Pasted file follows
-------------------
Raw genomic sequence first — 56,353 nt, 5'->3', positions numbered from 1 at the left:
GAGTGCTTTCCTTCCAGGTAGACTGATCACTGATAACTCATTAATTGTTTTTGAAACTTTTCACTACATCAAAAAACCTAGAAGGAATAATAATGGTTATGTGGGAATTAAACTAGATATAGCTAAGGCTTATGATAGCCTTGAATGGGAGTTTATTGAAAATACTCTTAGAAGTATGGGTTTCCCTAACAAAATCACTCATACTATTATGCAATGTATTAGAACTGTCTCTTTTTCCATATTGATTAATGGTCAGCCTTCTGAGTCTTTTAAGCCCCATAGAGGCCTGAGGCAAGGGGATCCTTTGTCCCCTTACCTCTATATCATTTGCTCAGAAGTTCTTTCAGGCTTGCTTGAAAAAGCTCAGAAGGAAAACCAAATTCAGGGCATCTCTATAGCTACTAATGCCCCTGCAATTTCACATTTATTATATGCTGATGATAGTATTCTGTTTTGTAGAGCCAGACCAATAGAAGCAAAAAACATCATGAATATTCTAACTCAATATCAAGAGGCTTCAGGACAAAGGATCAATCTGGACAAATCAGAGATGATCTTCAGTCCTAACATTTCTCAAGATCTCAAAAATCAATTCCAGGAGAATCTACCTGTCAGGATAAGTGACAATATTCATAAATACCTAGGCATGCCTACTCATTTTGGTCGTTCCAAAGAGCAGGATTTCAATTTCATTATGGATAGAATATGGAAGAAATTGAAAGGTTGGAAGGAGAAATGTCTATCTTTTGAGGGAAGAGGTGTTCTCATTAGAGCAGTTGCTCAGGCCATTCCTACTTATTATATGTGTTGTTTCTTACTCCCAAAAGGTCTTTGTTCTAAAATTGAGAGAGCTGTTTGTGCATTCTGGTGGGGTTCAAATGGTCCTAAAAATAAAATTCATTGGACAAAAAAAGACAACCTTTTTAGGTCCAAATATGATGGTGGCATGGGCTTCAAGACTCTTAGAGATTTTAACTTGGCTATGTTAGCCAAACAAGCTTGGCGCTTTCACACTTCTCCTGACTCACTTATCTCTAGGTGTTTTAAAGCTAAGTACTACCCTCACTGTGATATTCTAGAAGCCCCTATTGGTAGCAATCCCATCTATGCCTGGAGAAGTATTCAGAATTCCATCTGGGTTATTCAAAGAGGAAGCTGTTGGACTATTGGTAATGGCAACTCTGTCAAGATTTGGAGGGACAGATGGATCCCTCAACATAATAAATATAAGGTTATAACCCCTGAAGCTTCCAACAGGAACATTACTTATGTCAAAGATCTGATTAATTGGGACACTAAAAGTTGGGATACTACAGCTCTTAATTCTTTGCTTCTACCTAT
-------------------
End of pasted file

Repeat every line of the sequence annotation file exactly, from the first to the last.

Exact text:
Raw genomic sequence first — 56,353 nt, 5'->3', positions numbered from 1 at the left:
GAGTGCTTTCCTTCCAGGTAGACTGATCACTGATAACTCATTAATTGTTTTTGAAACTTTTCACTACATCAAAAAACCTAGAAGGAATAATAATGGTTATGTGGGAATTAAACTAGATATAGCTAAGGCTTATGATAGCCTTGAATGGGAGTTTATTGAAAATACTCTTAGAAGTATGGGTTTCCCTAACAAAATCACTCATACTATTATGCAATGTATTAGAACTGTCTCTTTTTCCATATTGATTAATGGTCAGCCTTCTGAGTCTTTTAAGCCCCATAGAGGCCTGAGGCAAGGGGATCCTTTGTCCCCTTACCTCTATATCATTTGCTCAGAAGTTCTTTCAGGCTTGCTTGAAAAAGCTCAGAAGGAAAACCAAATTCAGGGCATCTCTATAGCTACTAATGCCCCTGCAATTTCACATTTATTATATGCTGATGATAGTATTCTGTTTTGTAGAGCCAGACCAATAGAAGCAAAAAACATCATGAATATTCTAACTCAATATCAAGAGGCTTCAGGACAAAGGATCAATCTGGACAAATCAGAGATGATCTTCAGTCCTAACATTTCTCAAGATCTCAAAAATCAATTCCAGGAGAATCTACCTGTCAGGATAAGTGACAATATTCATAAATACCTAGGCATGCCTACTCATTTTGGTCGTTCCAAAGAGCAGGATTTCAATTTCATTATGGATAGAATATGGAAGAAATTGAAAGGTTGGAAGGAGAAATGTCTATCTTTTGAGGGAAGAGGTGTTCTCATTAGAGCAGTTGCTCAGGCCATTCCTACTTATTATATGTGTTGTTTCTTACTCCCAAAAGGTCTTTGTTCTAAAATTGAGAGAGCTGTTTGTGCATTCTGGTGGGGTTCAAATGGTCCTAAAAATAAAATTCATTGGACAAAAAAAGACAACCTTTTTAGGTCCAAATATGATGGTGGCATGGGCTTCAAGACTCTTAGAGATTTTAACTTGGCTATGTTAGCCAAACAAGCTTGGCGCTTTCACACTTCTCCTGACTCACTTATCTCTAGGTGTTTTAAAGCTAAGTACTACCCTCACTGTGATATTCTAGAAGCCCCTATTGGTAGCAATCCCATCTATGCCTGGAGAAGTATTCAGAATTCCATCTGGGTTATTCAAAGAGGAAGCTGTTGGACTATTGGTAATGGCAACTCTGTCAAGATTTGGAGGGACAGATGGATCCCTCAACATAATAAATATAAGGTTATAACCCCTGAAGCTTCCAACAGGAACATTACTTATGTCAAAGATCTGATTAATTGGGACACTAAAAGTTGGGATACTACAGCTCTTAATTCTTTGCTTCTACCTAT